Aleatory contract

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An aleatory contract is a contract where the exchange is uneven. The most common type of aleatory contract is an insurance policy.[1][2] Such an insurance contract may be a boon to one party but create a major loss for the other, as more in benefits may be paid out than actual premiums received, or vice versa.[3] For instance: You pay up $1,000 in premiums for an insurance policy and then you have a loss and the policy pays you $100,000 in return then the benefit is uneven. The insurance company collected $1,000 from you and paid you $100,000 in return. This can also end up the other way where you pay the insurance company without making any collection at all.

The term was a classification developed in later medieval Roman law to cover all contracts whose fulfilment depended on chance, including gambling, insurance, speculative investment and life annuities.[4] Many modern forms of derivatives and options may in some cases also be considered aleatory contracts. For example, the French civil code contains a chapter on aleatory contracts, with specific provisions for gaming (gambling) and life annuities.[5]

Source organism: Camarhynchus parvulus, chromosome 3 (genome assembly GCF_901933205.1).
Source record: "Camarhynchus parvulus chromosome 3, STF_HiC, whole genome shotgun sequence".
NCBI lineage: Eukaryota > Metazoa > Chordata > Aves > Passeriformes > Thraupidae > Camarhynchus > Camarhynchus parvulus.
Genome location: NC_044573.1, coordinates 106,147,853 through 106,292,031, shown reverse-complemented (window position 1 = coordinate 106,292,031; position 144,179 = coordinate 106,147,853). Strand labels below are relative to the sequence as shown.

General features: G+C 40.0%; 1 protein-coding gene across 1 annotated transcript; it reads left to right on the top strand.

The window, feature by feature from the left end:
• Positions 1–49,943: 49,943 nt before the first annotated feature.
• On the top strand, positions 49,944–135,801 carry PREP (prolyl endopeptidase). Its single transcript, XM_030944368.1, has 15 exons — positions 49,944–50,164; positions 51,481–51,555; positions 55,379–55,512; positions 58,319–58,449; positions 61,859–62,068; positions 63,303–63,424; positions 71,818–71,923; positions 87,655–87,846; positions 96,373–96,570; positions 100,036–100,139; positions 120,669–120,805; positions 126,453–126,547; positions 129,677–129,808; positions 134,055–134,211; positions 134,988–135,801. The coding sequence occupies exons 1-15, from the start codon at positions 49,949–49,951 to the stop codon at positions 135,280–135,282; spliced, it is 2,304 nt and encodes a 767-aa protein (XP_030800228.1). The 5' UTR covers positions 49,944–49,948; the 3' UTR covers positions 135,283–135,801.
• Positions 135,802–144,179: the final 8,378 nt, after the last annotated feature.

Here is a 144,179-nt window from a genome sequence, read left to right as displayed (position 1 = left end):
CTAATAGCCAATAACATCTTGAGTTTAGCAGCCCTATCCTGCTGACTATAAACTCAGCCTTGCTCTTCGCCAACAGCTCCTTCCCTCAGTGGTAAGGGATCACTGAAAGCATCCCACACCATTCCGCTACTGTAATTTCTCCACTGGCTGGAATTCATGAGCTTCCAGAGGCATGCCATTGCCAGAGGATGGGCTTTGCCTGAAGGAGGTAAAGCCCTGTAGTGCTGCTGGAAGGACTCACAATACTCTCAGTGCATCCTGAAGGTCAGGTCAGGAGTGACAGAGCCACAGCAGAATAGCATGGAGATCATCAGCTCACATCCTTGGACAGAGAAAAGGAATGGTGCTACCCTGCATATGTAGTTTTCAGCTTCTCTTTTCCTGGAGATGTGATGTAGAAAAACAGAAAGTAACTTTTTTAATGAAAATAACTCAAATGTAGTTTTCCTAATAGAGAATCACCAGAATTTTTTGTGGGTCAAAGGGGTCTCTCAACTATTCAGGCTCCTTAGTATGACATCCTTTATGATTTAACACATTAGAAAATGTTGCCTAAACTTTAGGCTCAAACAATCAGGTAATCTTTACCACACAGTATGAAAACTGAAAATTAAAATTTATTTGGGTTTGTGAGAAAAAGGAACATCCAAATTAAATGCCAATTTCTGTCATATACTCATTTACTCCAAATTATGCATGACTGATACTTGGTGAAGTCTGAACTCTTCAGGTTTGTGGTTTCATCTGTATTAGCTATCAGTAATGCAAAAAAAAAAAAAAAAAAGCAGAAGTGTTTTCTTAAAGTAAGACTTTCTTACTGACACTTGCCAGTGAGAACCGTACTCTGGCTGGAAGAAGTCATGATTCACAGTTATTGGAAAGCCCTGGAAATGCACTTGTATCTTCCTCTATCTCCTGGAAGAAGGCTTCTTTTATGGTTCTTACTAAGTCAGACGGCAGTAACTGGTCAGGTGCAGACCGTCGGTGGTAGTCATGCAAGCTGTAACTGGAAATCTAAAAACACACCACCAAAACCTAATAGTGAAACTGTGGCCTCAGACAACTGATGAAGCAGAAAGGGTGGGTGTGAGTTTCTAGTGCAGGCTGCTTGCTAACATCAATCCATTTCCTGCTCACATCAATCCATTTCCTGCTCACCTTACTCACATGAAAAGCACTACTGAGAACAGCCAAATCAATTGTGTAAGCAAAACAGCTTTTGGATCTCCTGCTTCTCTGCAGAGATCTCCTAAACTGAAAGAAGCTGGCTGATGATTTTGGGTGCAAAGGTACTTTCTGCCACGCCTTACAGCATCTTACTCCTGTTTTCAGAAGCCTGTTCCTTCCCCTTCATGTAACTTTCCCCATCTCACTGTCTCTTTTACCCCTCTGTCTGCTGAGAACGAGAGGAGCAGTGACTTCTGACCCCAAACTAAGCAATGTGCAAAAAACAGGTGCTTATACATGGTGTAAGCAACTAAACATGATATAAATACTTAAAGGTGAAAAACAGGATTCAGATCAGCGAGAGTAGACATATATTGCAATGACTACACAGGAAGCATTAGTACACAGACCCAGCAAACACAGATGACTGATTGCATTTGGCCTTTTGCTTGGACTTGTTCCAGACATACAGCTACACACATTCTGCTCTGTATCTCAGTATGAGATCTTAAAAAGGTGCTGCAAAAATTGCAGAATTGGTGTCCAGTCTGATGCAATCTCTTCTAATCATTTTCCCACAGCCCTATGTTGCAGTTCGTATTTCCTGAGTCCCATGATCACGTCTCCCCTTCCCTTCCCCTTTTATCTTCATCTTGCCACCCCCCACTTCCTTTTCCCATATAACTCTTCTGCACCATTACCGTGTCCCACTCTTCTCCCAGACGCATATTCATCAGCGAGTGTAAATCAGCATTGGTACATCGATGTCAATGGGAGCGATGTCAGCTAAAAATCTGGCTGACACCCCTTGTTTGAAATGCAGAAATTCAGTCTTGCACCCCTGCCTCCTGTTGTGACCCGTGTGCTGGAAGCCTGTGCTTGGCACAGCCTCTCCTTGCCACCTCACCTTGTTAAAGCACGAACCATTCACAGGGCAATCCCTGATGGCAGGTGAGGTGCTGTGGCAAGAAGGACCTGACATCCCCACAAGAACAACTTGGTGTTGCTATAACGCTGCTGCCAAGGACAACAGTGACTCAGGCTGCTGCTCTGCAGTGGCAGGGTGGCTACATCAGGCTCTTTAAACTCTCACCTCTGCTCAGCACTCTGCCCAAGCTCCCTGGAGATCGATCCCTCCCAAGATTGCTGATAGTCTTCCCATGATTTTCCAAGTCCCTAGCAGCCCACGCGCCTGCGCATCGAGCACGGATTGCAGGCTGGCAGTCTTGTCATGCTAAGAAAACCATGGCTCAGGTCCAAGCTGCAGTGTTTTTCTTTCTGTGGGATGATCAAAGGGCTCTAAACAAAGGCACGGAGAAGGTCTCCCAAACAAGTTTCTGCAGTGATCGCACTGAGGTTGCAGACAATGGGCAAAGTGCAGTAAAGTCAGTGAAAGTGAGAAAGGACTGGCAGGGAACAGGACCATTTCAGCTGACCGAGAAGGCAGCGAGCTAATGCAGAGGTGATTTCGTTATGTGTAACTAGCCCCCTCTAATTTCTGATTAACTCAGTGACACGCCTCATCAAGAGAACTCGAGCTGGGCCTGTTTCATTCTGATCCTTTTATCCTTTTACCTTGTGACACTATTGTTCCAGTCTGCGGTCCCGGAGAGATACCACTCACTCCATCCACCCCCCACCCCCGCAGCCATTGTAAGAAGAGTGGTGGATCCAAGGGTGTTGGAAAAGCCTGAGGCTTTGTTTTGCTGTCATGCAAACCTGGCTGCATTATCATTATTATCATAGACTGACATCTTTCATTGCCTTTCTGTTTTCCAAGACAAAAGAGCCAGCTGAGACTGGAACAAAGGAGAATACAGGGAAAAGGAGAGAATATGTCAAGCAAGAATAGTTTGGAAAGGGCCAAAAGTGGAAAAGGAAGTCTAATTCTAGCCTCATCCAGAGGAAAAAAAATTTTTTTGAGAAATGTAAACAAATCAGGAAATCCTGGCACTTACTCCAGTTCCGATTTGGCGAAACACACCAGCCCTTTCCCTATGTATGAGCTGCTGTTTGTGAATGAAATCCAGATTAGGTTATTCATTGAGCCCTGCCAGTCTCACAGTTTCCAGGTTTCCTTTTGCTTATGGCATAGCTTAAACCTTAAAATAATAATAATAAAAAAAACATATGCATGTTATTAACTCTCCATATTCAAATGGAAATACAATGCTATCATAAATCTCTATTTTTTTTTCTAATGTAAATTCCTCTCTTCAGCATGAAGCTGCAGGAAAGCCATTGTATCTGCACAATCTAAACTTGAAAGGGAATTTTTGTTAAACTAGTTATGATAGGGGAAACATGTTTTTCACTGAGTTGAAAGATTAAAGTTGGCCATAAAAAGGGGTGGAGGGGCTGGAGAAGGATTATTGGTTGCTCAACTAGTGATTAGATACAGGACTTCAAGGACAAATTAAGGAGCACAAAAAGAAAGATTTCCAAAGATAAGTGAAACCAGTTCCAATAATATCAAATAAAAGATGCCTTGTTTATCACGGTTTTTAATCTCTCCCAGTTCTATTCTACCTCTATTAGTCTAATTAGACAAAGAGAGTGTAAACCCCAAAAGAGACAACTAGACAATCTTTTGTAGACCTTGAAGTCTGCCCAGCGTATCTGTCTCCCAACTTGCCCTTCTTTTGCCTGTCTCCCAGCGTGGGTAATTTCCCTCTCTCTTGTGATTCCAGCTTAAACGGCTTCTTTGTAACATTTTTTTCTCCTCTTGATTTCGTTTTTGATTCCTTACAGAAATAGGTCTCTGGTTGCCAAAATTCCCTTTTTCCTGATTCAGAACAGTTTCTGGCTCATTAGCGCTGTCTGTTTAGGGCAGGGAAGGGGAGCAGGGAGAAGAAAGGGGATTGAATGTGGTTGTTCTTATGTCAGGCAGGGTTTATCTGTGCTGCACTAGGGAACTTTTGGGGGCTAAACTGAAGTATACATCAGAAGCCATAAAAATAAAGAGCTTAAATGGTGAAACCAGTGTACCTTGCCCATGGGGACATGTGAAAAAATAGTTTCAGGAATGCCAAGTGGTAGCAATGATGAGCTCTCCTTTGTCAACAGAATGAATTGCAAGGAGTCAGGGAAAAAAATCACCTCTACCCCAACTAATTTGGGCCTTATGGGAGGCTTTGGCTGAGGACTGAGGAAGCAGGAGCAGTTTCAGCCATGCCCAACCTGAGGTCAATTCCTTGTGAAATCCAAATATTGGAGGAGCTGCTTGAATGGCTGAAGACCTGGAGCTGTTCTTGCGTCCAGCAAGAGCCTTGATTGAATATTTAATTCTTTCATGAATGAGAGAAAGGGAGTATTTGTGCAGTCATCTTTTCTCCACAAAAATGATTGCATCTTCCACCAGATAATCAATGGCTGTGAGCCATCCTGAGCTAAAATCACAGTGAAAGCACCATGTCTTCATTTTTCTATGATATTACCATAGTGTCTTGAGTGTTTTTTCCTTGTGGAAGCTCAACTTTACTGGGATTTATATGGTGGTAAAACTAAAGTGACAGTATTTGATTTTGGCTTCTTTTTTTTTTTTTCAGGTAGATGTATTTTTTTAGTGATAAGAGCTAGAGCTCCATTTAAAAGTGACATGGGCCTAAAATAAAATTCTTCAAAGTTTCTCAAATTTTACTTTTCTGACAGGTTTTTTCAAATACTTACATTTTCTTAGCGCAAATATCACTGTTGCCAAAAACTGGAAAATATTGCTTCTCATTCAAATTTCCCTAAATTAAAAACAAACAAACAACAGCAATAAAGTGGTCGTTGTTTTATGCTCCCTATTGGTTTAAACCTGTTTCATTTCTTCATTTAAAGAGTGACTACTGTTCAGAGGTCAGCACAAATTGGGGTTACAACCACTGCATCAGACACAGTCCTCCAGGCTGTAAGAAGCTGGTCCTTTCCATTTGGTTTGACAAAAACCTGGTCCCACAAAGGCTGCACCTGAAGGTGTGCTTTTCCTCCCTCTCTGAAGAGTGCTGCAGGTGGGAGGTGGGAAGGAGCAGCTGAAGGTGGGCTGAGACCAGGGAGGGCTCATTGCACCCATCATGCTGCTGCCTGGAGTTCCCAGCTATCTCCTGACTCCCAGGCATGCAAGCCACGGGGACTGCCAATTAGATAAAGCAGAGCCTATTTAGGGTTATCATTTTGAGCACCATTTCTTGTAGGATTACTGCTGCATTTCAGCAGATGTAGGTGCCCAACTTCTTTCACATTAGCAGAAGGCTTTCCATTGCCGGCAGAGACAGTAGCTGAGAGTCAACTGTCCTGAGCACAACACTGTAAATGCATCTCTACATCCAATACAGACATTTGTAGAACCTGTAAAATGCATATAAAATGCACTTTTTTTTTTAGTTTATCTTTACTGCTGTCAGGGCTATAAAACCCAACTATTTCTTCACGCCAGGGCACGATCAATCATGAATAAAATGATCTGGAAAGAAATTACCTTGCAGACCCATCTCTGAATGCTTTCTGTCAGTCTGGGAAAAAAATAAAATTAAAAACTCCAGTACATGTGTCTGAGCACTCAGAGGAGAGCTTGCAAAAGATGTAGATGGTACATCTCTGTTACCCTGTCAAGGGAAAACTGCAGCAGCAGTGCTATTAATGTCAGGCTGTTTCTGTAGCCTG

References[edit]

  1. ^ Thomson-Gale Encyclopedia of American Law, courtesy of Jrank
  2. ^ Black's Law Dictionary, 7th ed. 1999
  3. ^ Barron's Dictionary of Insurance Terms, courtesy of Answers.com
  4. ^ J. Franklin, The Science of Conjecture: Evidence and Probability Before Pascal (Baltimore: Johns Hopkins University Press, 2001), ch. 11.
  5. ^ Text of French Civil Code (in English) Archived 2008-06-29 at the Wayback Machine.